A pandemic, the world has learned at a great cost, is a sickness on a jet plane. A sickness for our times in more senses than we can bear to think about, a sickness gifted by the elite to the poor, from the airports all the way to the shanties and the villages.
When I was asked to write on university literary communities caught in the pandemic, my first thought was how the illness has transformed our bodies and minds – and our behaviour when we gather to talk and interact. And of course, the space where we do so.
Oddly enough, my mind immediately floated to an intriguing document shared with me by the organiser of an online lecture I did this August for a college in Delhi, “The Invention of Creative Writing.” This was the transcript of chat messages shared by members of the audience present. It made me realise anew how a webinar flouted the unities of place and time.
First, it had audience from everywhere, from Rajasthan to Madhya Pradesh to Manipur, Mussoorie, Hong Kong, West Bengal, Maharashtra, Tamil Nadu and several other Indian states, far beyond the concentration of people from Delhi. Then there was the way the event was archived. The talk was recorded, yes, as offline lectures are also sometimes recorded and made available online. That was only expected here, but what was also additionally archived was the cluster of comments, hellos, even jokes – such as the private chat comment sent to the organiser recalling “crimes” committed as hostel buddies a couple of decades ago! Now we had these too, and stored forever!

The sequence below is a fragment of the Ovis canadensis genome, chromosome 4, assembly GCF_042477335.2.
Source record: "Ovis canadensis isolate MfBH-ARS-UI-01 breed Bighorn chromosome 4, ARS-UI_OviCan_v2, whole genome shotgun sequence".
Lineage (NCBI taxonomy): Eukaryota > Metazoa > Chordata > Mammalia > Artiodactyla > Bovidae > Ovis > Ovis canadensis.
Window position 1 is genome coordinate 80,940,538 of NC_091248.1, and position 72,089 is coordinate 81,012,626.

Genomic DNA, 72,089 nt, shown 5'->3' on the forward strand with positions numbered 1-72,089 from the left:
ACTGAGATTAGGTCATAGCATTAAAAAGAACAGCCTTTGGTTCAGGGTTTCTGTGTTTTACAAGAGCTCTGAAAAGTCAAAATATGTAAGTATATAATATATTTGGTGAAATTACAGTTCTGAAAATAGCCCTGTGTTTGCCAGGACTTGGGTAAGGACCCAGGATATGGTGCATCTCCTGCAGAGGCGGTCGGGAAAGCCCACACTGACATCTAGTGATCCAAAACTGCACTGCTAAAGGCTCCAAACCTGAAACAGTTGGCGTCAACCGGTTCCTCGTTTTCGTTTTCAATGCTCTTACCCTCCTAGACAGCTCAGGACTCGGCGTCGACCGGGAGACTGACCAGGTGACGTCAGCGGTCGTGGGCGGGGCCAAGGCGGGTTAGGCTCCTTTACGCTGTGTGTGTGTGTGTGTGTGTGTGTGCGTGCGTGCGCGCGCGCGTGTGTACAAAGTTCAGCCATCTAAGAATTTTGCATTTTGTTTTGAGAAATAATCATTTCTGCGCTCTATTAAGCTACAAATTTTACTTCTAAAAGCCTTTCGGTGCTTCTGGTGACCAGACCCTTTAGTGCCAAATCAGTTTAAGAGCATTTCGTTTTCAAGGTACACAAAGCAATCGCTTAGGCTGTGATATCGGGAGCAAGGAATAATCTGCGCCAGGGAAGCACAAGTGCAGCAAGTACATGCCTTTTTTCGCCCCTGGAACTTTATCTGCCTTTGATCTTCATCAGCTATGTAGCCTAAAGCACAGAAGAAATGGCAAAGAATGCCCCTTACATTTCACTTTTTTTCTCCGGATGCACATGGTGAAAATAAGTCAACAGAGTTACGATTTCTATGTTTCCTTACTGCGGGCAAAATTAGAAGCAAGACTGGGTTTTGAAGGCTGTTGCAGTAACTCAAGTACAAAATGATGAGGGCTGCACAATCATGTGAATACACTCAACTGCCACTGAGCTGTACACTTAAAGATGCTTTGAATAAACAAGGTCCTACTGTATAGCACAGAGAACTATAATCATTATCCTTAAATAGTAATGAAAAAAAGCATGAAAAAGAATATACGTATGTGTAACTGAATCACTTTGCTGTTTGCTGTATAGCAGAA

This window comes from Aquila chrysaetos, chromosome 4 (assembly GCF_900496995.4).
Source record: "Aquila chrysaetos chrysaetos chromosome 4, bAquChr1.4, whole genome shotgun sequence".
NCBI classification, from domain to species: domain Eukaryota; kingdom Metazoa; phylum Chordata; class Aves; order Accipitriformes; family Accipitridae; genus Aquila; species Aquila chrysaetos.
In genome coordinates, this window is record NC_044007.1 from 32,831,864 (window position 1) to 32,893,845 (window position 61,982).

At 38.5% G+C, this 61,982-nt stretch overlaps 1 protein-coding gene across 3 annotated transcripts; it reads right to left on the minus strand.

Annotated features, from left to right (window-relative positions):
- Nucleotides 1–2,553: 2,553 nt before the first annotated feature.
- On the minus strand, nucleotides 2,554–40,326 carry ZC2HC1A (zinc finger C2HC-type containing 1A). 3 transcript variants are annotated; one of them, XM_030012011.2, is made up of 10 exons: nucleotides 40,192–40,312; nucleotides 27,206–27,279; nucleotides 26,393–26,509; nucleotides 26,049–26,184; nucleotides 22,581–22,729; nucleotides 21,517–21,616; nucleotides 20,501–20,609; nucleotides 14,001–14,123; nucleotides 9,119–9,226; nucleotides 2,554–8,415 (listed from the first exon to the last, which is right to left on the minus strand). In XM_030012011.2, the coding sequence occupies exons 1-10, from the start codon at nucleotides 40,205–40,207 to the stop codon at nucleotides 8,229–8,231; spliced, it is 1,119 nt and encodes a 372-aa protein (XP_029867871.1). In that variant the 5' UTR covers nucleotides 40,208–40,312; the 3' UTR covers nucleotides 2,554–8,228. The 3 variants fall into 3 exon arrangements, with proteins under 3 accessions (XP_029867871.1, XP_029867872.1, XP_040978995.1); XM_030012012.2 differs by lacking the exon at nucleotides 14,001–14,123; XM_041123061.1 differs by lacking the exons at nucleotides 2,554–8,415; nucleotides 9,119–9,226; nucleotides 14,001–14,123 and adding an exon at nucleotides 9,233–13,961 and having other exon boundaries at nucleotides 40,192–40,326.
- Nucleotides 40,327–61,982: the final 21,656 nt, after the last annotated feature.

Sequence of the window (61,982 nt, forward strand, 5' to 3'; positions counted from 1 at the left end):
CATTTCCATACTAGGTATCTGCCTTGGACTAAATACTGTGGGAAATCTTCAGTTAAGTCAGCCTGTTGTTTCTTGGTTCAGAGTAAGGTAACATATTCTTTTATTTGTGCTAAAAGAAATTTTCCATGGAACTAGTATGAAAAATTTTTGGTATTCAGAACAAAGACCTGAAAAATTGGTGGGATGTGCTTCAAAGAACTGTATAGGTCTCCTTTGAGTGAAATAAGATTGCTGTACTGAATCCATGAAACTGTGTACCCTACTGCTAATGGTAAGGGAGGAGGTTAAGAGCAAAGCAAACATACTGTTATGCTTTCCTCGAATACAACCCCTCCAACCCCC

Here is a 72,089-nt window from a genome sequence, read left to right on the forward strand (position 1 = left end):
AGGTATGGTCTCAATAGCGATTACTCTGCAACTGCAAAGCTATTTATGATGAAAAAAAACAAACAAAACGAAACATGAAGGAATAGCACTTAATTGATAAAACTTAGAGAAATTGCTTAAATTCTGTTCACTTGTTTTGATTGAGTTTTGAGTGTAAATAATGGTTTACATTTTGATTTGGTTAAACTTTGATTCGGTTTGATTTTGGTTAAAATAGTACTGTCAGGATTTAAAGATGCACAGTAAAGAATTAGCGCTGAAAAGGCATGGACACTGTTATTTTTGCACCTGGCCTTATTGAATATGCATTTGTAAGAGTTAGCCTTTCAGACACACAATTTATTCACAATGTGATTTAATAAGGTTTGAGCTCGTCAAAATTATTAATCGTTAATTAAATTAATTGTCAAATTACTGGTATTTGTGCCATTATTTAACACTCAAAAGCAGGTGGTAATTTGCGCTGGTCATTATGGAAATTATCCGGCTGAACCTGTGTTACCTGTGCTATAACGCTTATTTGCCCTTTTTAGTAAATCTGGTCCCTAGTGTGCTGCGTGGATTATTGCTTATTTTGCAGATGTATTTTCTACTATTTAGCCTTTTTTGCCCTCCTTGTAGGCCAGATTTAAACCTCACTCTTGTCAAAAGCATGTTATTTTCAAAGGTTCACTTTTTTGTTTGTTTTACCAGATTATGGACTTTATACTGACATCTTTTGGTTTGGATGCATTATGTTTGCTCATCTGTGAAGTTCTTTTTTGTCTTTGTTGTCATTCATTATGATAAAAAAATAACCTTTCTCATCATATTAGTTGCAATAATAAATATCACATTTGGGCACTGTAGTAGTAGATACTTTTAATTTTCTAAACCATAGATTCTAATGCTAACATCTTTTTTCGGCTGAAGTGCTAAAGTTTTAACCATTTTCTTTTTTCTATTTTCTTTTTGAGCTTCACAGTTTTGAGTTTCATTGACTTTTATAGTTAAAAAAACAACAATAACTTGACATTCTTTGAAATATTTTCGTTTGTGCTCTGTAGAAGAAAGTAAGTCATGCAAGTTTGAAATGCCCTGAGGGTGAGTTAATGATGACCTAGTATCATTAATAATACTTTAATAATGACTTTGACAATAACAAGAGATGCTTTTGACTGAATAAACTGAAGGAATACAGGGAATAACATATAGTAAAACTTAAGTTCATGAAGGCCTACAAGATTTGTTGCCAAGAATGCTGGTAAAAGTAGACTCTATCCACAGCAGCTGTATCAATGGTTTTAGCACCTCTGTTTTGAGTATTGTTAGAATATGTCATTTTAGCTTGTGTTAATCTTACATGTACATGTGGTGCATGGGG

The webinar culture has altered the meaning of two things: a gathering, and the archive. A gathering of people and the archiving of work are important for many communities – as anyone who participates in literary festivals and bookshop events online these days knows equally well. But it is especially important in colleges and universities, which are what I call permanent-transient communities. They are permanent institutions with a significant transient population. That’s a professorial predicament – we age amidst an ageless people – new students keep replacing the older ones who leave.
To an extent, the literature class goes on uninterrupted. I’m teaching an introductory class to a large group of first-year students this semester – a mandatory general education course called “Literature and the World.” These are unfortunate newcomers whose first experience of college is the now infamous zoomester. But I’m struck by the lively movement in the chat boxes. Comments pile up, sometimes just “!” marks in a queue based on which I call on them to talk, and talk they do, strangely a lot more than what we usually see in a real-life classroom with freshers.